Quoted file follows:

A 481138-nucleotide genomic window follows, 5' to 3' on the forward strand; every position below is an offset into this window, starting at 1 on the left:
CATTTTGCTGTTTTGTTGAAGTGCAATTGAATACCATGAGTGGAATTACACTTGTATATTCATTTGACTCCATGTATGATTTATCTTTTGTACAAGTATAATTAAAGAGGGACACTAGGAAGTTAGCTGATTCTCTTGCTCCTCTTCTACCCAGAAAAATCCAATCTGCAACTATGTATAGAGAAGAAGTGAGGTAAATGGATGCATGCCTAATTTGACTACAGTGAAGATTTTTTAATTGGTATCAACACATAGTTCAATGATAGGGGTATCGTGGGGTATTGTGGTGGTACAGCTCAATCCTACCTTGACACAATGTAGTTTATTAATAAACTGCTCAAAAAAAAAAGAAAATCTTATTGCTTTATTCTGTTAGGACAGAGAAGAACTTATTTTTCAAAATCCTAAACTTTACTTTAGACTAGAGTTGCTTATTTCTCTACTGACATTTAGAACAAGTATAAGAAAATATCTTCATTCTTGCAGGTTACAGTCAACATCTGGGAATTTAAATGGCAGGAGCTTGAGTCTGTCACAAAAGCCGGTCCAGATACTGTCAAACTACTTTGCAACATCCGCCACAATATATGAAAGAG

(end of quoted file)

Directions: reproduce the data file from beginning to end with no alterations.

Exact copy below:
A 481138-nucleotide genomic window follows, 5' to 3' on the forward strand; every position below is an offset into this window, starting at 1 on the left:
CATTTTGCTGTTTTGTTGAAGTGCAATTGAATACCATGAGTGGAATTACACTTGTATATTCATTTGACTCCATGTATGATTTATCTTTTGTACAAGTATAATTAAAGAGGGACACTAGGAAGTTAGCTGATTCTCTTGCTCCTCTTCTACCCAGAAAAATCCAATCTGCAACTATGTATAGAGAAGAAGTGAGGTAAATGGATGCATGCCTAATTTGACTACAGTGAAGATTTTTTAATTGGTATCAACACATAGTTCAATGATAGGGGTATCGTGGGGTATTGTGGTGGTACAGCTCAATCCTACCTTGACACAATGTAGTTTATTAATAAACTGCTCAAAAAAAAAAGAAAATCTTATTGCTTTATTCTGTTAGGACAGAGAAGAACTTATTTTTCAAAATCCTAAACTTTACTTTAGACTAGAGTTGCTTATTTCTCTACTGACATTTAGAACAAGTATAAGAAAATATCTTCATTCTTGCAGGTTACAGTCAACATCTGGGAATTTAAATGGCAGGAGCTTGAGTCTGTCACAAAAGCCGGTCCAGATACTGTCAAACTACTTTGCAACATCCGCCACAATATATGAAAGAG